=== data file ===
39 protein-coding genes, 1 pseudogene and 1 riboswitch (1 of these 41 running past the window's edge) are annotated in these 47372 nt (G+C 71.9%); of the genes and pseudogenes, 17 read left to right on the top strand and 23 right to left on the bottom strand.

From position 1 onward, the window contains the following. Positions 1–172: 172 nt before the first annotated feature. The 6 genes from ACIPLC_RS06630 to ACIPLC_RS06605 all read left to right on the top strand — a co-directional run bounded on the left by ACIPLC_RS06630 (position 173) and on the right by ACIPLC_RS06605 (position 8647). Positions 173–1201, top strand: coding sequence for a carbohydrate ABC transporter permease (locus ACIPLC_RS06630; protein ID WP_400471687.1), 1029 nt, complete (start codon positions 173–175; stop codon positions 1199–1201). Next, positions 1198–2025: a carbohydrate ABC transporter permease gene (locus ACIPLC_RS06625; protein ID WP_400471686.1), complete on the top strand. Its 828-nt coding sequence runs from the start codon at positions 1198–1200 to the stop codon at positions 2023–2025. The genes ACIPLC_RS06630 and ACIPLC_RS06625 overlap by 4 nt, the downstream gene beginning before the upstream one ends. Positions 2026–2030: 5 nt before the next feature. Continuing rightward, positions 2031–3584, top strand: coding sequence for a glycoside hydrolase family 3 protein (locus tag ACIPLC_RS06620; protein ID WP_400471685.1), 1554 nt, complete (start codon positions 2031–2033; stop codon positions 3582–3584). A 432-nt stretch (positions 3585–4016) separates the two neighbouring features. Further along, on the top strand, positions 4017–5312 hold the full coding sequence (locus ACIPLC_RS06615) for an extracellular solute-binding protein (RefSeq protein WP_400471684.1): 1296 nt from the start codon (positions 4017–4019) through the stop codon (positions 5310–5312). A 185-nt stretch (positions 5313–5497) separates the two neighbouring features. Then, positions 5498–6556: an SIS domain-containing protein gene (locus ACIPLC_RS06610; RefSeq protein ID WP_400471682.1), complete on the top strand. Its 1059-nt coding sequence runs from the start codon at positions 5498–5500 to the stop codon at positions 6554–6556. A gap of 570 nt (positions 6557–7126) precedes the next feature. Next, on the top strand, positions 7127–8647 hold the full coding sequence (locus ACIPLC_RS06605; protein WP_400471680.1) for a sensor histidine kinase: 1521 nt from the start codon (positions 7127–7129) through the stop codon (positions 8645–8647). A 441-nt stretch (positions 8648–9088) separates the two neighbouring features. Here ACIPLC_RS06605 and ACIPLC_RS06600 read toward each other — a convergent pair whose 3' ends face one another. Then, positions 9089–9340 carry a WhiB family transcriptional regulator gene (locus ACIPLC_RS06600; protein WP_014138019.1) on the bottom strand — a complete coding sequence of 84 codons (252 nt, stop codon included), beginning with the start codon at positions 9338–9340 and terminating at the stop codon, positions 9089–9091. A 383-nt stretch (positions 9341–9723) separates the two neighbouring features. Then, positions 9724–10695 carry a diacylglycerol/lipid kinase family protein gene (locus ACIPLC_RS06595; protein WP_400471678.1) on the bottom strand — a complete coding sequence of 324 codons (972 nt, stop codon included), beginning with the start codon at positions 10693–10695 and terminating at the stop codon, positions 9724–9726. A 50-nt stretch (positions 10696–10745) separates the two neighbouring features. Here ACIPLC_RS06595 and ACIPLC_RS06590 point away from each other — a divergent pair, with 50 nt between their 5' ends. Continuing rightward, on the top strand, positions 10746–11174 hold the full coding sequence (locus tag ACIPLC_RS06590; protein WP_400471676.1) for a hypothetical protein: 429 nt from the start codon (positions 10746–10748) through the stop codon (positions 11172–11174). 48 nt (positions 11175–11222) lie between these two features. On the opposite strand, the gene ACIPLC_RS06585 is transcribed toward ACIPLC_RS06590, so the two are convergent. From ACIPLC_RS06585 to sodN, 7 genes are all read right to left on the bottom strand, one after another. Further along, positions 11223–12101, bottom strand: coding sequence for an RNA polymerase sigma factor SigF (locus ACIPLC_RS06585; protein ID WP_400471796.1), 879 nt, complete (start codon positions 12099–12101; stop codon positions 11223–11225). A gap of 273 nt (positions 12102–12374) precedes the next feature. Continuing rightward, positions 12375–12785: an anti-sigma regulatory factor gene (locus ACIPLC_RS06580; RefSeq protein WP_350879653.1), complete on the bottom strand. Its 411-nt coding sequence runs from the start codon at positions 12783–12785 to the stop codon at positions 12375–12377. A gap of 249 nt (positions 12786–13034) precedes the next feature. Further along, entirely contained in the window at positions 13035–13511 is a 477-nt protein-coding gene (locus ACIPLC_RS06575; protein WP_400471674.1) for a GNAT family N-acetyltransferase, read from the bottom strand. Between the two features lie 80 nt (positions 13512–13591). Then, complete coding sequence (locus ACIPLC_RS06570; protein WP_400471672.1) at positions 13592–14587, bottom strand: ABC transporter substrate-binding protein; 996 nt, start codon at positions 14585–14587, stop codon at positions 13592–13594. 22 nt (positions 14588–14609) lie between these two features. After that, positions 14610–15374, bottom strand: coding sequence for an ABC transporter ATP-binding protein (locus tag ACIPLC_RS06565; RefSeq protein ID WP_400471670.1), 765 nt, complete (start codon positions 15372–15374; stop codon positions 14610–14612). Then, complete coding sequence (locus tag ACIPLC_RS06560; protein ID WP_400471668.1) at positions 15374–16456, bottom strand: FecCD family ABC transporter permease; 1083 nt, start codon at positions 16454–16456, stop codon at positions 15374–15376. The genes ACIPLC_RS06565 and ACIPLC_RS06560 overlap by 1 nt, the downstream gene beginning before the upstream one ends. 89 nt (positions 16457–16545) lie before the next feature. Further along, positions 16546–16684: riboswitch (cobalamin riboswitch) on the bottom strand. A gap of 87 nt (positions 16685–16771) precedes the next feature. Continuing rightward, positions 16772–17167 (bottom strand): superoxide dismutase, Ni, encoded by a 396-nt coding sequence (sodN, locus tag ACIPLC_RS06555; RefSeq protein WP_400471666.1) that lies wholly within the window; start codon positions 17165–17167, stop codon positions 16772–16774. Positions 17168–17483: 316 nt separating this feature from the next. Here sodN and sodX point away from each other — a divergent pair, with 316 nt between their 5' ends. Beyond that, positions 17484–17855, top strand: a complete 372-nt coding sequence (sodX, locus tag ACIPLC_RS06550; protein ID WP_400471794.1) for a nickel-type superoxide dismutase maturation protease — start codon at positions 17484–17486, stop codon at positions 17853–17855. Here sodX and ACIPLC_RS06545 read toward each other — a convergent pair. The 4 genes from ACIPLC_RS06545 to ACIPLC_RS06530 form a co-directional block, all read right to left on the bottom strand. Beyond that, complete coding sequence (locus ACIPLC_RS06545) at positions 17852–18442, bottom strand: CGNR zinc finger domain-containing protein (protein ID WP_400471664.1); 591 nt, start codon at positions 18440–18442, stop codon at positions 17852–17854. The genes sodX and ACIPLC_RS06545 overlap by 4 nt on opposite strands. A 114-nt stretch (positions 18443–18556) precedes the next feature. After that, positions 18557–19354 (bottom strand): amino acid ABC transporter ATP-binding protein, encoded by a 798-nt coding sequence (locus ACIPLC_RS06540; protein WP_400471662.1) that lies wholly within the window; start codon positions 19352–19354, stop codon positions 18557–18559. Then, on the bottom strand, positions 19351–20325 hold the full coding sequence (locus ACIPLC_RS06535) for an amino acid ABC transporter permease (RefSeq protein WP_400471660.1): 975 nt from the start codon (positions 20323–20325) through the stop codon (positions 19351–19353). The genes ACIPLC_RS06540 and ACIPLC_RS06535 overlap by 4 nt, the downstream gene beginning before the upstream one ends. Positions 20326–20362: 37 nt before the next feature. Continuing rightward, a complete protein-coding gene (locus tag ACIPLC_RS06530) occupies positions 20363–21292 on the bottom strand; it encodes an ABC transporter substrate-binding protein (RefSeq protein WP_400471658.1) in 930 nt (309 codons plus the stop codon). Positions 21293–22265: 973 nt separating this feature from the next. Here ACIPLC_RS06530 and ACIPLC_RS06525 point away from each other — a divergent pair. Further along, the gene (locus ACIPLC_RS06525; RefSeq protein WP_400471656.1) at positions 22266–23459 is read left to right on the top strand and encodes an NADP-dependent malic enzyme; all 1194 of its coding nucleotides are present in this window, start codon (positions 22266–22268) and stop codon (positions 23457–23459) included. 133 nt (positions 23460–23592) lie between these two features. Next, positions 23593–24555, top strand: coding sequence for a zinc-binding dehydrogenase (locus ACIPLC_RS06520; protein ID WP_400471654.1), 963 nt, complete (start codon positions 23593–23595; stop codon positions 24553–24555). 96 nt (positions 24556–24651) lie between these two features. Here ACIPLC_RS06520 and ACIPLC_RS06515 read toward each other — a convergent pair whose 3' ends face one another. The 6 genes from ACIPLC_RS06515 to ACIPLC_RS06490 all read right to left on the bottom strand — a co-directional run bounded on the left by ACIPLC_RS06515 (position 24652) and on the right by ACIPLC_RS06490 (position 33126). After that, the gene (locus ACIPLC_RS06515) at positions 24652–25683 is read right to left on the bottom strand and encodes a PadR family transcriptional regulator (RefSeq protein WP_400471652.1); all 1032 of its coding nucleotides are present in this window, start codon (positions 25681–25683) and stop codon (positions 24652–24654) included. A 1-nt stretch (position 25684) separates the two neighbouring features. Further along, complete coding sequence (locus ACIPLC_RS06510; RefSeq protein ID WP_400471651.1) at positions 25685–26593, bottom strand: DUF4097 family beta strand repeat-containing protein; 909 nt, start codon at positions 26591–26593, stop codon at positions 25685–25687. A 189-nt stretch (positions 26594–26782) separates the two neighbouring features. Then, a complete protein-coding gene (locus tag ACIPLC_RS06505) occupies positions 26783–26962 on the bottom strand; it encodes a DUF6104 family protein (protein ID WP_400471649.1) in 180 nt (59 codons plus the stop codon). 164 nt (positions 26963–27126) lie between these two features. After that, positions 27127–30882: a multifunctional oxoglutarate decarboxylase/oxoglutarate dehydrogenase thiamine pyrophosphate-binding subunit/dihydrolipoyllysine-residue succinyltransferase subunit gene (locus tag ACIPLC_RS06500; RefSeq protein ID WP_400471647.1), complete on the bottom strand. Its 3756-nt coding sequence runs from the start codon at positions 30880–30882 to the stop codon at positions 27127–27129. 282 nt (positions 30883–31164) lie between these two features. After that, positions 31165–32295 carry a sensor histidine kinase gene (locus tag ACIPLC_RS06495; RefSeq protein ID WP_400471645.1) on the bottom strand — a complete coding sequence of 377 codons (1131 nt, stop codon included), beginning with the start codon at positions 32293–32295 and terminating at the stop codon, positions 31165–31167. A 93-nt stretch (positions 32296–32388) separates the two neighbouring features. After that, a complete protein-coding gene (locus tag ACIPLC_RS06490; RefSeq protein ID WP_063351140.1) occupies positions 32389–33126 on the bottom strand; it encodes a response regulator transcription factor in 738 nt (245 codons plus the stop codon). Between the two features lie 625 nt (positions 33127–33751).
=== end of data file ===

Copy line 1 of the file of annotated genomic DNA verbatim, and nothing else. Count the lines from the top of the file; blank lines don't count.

39 protein-coding genes, 1 pseudogene and 1 riboswitch (1 of these 41 running past the window's edge) are annotated in these 47372 nt (G+C 71.9%); of the genes and pseudogenes, 17 read left to right on the top strand and 23 right to left on the bottom strand.